Although I've known about this for quite some time, it is now official that EMC has purchased New Jersey based Business Edge Solutions.
A recent article here, for example, discusses EMC's reaction to concerns in the channel that by building its consulting business through acquisitions, it will take business away from their own channel partners. This is known as channel conflict.
That, however, is not the focus of this article, which is more about the impact of this acquisition on our own Life Sciences Industry.
For those of you who have not heard of Business Edge, it is the fourth* consulting and systems integration firm started by, built and then sold by a trio of very smart business people. The vast majority of its revenues come from two industries, Financial Services and Life Sciences. In Life Sciences they have done work for pharma companies of all sizes including Pfizer and Merck.
Within Life Sciences, BusinessEdge has focused heavily in the areas of content management and clinical research. More recently, they have also taken an interest in the Manufacturing segment. From a geographic perspective, BusinessEdge has focused its sales on the eastern corridor and within that, primarily the NY/NJ market. This does not, however, mean that they don't do work elsewhere. In fact, there are clients around the country. Chicagoland and the LA area come to mind.
Consulting and systems integration firms who specialize in content management, eCTDs, SPLs and electronic publishing should rightly be concerned about this acquisition. Especially if they are focused on services around Documentum. Despite protestations to the contrary, past real-world behavior by EMC has shown that they will either try to keep consulting firms away from certain clients or compete with them for the services business. With the BusinessEdge acquisition, they now also gain a very strong core team of content management and Documentum experts. We can expect that these individuals will nicely complement the Life Sciences focused Documentum team within EMC.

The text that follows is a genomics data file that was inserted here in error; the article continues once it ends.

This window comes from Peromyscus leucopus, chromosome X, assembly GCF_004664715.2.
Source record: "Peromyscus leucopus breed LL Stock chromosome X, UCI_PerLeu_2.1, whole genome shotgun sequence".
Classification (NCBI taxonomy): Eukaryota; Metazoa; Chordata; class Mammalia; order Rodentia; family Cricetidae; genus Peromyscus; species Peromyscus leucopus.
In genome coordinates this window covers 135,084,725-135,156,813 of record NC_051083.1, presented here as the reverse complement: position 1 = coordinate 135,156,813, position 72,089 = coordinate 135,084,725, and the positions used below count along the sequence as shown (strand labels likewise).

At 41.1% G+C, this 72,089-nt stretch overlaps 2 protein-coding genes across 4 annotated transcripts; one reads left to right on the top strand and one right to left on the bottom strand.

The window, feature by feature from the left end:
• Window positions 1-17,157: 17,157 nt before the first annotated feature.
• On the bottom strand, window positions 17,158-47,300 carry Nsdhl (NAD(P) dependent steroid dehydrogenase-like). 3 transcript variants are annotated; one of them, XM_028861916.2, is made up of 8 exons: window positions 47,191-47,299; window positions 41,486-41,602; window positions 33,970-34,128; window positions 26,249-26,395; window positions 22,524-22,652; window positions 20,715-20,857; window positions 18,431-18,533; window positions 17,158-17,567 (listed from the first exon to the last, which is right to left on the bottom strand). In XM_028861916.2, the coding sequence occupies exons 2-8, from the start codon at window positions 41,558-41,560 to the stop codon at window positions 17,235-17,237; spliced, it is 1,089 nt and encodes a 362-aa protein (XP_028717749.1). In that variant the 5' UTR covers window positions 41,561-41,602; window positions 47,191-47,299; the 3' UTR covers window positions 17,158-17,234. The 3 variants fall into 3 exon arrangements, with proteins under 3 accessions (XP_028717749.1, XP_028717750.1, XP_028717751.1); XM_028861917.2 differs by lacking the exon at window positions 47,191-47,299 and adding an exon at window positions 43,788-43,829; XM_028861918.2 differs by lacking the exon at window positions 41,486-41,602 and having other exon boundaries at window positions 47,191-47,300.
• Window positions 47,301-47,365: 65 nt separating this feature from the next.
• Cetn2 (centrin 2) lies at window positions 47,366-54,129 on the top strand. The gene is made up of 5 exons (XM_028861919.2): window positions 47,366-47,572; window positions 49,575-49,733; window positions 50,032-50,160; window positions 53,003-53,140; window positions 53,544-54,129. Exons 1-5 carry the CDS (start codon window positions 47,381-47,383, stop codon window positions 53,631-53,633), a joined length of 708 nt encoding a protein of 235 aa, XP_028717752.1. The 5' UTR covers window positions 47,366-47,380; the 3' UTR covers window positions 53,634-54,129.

The second front will be around Microsoft products and SharePoint in particular. Companies like First Consulting and NextDocs, who have new products based on SharePoint will either need to align themselves with EMC or compete with them head on. On this front, NextDocs is the more likely to be an ally while First Consulting may have to compete. Why? Because they are primarily a services firm and have products that directly compete with EMCs own software offerings (read Documentum).
For pharma, biotech, med. device and diagnostics firms, the impact of this acquisition can't be stated with any degree of accuracy. In other words, we'll need to wait for about two years to see the effects. If you are an optimist, you can hope that the heavy customer satisfaction oriented BusinessEdge staff will get their way and push the EMC consulting organization to be more responsive and caring toward their life sciences clients. If you are a pessimist, you may think that these people will simply be swallowed hole into the current EMC psyche or leave the company out of frustration.
A longer term outcome may be that EMC will develop more industry-focused hardware and software based on input from a stronger consulting/services team. This can only happen, however, if the organizational, reporting and communication structures within EMC foster such cross-pollination.
Another natural question arising from this acquisition is whether the consulting team will be biased toward the marketing of EMC software and hardware. This is a critical question when companies are looking for unbiased opinions from their consultants. To some extent, EMC will be powerless to stop some clients discounting them as an unbiased source. In other words, they won't even be asked to come to the party. In other cases, EMC will be able to show that they can still provide recommendations that are right for the client even if it comes at their own expense. If any company can do this, it is EMC. After all, they have proven with their VMware division that taking a neutral stance can have a tremendous payoff.
Despite what I have said above, and except for existing Business Edge clients, the announcement of this acquisition will most likely elicit a yawn. In other words, it may be much ado about nothing. From where I sit, the growth of one or more major players whether they be hardware, software or services firms is a good thing. After all, we don't want the situation where you can only buy things from IBM or Accenture. Having a choice can only be good.
* - In the interest of full disclosure, I was employed for some time by the third of these companies (Trecom) and have done consulting work for the fourth (Business Edge.)